In other unrelated food news, our pretty apples are doing amazingly well! I counted them this morning. There are twenty on our tree, and they are just starting to turn the most gorgeous shade of blush red. How do we know when to pick them? Will they fall off or something when they're ready? I can't believe how happy this tree makes me.

Also, IT RAINED. POURED. Oh my stars it was the best fifteen minutes in the world.

I'm making myself a new macrame necklace. The one in the picture is too short (ran out of cord) so I had to start over. Details to come.

And how do you like my pretty party hats?


For your party-planning pleasure! We're making kits (and a pattern)! They should be done by maybe next week? Stay tuned! I will discuss!


You are the bees knees and this post made my day! :). Yes, to what Caitlin said above about using leftovers to make another meal--one of my favorite tricks! Check out Jessica Fisher @ good cheap eats--she has some great cookbooks, meal plans, etc. I'm sold on Paprika--going to try the free trial soon!

So, do we need to start talking about planning for leftovers? Like make a roast one night, sandwiches with the cold cuts, then shepherd's pie with the minced-up pieces, and finally making soup stock with the bones and bits?

I didn't read through all of the comments here, but I wanted to add my two cents about the cost of eating out vs eating in.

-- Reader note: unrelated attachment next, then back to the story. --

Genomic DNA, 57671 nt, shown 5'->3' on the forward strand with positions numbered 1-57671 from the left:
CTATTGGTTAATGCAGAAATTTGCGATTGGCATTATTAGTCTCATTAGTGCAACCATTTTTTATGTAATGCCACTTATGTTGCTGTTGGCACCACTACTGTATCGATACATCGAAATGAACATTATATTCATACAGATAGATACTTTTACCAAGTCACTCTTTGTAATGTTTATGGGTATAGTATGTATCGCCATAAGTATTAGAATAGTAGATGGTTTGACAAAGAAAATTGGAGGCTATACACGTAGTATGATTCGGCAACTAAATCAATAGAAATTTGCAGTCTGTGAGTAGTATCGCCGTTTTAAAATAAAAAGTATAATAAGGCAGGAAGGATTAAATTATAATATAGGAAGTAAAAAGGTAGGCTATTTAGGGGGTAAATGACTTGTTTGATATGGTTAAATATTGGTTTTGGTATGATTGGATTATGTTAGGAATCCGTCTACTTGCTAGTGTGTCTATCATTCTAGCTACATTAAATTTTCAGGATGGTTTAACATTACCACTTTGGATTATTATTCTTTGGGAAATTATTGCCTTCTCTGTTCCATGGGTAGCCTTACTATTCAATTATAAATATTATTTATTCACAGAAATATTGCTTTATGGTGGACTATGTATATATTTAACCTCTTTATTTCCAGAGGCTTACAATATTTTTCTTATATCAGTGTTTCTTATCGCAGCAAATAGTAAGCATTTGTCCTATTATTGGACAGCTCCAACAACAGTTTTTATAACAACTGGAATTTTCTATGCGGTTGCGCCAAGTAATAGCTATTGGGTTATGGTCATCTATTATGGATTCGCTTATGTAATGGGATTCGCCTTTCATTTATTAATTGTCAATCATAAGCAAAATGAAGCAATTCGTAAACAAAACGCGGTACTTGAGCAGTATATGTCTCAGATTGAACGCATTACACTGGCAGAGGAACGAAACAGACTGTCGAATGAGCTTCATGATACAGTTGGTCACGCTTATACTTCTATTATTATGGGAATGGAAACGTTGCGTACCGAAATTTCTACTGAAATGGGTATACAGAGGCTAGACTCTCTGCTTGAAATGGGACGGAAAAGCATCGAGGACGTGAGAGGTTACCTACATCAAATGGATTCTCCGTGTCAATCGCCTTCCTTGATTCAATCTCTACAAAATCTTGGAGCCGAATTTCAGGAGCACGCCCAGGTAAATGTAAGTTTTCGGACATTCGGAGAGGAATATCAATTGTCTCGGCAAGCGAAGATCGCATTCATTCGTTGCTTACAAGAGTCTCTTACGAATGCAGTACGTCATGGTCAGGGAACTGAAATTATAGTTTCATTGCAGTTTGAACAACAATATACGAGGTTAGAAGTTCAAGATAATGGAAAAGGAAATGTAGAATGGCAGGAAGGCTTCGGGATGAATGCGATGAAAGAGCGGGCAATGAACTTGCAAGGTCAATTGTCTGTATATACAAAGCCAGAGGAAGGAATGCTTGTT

When you first start cooking all the time you spend a lot more money on staples that you never needed before. Things that will work in recipes for a long time and you won't run out of and have to buy again for a while. The first few months may be a bit more expensive, but once you get your pantry stocked with all of the staples you use regularly, it'll go down a lot! Stick with it and look at the numbers over a few months.

Side note: I so love your hats and sampler!!! I remember seeing once that you sell your sampler kits and I really want one. Going to ask the hubby for it for my birthday next month!

Mary Beth says: July 28, 2015 at 05:17 PM

Oh my darlin. You are my Mr. Reykhopf. (sp?) Such a love you are.

Angela from Australia says: July 28, 2015 at 05:19 PM

Thank you so much Alicia. I think your party hat pattern will be ready in time for my daughter's 1st birthday. I love them!

My dad always makes the waffles in our family---waffles & bacon is our go-to comfort food. I grew up eating them, but I never realized the weight they carry. His mother died in 1939, when he was eight years old, and he learned to make them from her. On nice Sundays, they would go to the park and she would make them on a griddle over an open fire on these big brick barbeque grills they used to have while he would make all of his aunts push him on the swings. He also talks about card parties she would have where she served big batches of waffles. I think it was a pretty cheap way to feed a bunch of people during the Depression. So, to make a short story really long, as my mother would say, waffles are a form of love in my family.